In cases where federal prisoners are released to the temporary custody of a state institution and state officials on state writs of habeas corpus ad testificandum or ad prosequendum, indictments and informations for escape from such custody should be drafted to reflect that the defendant escaped from the custody of the Attorney General in a named state institution in which he/she was confined by direction of the Attorney General pursuant to 18 U.S.C. § 4082, as discussed herein.
In the past, federal prisoners whose temporary custody was sought by state authorities on writs of habeas corpus ad testificandum were transported to the requesting state Deputy United States Marshals and remained in the actual custody of the Marshals Service. Escapes were prosecuted under 18 U.S.C. § 751(a). Today, however, the transportation of federal prisoners to state courts and the custody of such prisoners is generally assumed by state authorities. Consequently, older case law regarding escapes from custody by prisoners on writs of habeas corpus ad prosequendum and ad testificandum will not be helpful. To find a basis for federal prosecution for escapes by federal prisoners in the custody of state authorities, it has been necessary to make a careful analysis of the escape statute, 18 U.S.C. § 751, and related statutes.
Our analysis leads to the conclusion that there are, in all, six situations in which federal escape charges may be brought. Of these, two may provide a basis for escape prosecution of federal prisoners being held in state custody under writs of ad prosequendum and ad testificandum. Under 18 U.S.C. § 751(a), escape prosecutions may be brought in the following situations:
- When the escape is from the custody of the Attorney General or his authorized representative;
- When the escape is from any institution designated by the Bureau of Prisons. This provision should be read in conjunction with 18 U.S.C. § 3621(b), which authorizes the Bureau of Prisons to designate any institution or facility whether maintained by the federal government or otherwise;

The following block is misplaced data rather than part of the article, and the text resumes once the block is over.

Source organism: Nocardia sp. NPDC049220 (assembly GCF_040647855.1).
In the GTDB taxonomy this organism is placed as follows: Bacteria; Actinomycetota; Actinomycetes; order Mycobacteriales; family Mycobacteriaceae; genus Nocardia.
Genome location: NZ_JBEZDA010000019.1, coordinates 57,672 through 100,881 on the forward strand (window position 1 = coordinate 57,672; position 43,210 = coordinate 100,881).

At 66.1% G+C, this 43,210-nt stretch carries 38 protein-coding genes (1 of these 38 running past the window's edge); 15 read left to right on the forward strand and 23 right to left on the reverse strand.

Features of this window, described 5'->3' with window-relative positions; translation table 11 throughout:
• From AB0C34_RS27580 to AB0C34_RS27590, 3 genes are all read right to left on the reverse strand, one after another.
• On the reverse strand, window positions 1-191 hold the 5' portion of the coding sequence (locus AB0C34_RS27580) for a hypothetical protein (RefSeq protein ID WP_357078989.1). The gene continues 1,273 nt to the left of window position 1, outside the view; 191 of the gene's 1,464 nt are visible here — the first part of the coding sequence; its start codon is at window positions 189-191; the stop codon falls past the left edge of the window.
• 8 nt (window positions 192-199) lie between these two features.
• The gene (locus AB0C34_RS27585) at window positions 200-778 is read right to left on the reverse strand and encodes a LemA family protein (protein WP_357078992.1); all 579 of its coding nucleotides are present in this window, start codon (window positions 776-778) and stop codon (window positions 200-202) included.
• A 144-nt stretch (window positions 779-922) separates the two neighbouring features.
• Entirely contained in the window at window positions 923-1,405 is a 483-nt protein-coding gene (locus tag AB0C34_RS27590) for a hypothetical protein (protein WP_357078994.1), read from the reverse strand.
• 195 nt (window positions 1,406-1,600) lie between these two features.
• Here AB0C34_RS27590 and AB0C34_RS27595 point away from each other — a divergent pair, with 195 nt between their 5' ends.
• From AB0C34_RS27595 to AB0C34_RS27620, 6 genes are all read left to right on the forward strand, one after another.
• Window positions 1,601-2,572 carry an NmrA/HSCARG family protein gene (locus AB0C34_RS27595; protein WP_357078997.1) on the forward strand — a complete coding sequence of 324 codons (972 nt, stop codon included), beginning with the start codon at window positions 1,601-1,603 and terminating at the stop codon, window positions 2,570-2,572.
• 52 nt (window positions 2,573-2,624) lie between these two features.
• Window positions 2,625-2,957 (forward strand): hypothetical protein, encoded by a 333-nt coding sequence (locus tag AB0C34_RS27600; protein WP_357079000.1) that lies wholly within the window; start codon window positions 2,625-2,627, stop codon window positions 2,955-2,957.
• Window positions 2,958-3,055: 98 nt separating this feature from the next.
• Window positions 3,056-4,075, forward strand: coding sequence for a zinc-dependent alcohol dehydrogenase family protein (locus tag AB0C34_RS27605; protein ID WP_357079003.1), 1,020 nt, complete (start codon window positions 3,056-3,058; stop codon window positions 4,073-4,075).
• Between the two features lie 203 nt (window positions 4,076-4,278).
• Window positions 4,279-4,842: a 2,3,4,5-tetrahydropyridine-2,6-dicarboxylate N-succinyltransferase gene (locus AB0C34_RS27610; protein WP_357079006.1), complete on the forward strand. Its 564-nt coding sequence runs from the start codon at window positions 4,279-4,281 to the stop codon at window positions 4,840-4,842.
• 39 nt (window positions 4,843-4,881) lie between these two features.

- When the escape is from custody under any federal process; and
- When the escape is from custody pursuant to a lawful arrest.
In addition, there are two other statutory provisions which provide a basis for escape prosecutions:
- Under 18 U.S.C. § 4082(a), a prisoner is deemed to have escaped if he/she willfully fails to remain within the extended limits of confinement, or fails to return within the time prescribed to an institution or facility designated by the Attorney General. The limits of a place of confinement are extended by placing a prisoner on leave or furlough. 18 U.S.C. § 4082(a) makes escapes from furlough or work/training release programs prosecutable under Chapter 35 of Title 18; and
- Under the Interstate Agreement on Detainers Act, Public Law 91-538, 18 U.S.C. Appendix, Section 2, Article V(g), any escape from temporary custody of a prisoner surrendered to a state authority pursuant to a writ ad prosequendum "may be dealt with in the same manner as an escape from the original place of imprisonment or in any other manner permitted by law."
Of these six, only the second provides a basis for federal escape prosecution in all cases where temporary custody is surrendered to states on state writs of habeas corpus ad testificandum and ad prosequendum. Thus, it is recommended that if a federal prisoner is temporarily transferred to a state institution or jail-type facility in order to respond to a state writ of habeas corpus ad testificandum or ad prosequendum, he/she may be prosecuted for his/her escape therefrom under 18 U.S.C. § 751(a), which proscribes escapes from any institution designated by the Attorney General. An escape from a state facility which has been designated as a place of confinement for a federal prisoner is an escape from the custody of the Attorney General. United States v. Hobson, 519 F.2d 765, 770 (9th Cir.), cert. denied, 423 U.S. 931 (1975).
[cited in JM 9-69.500]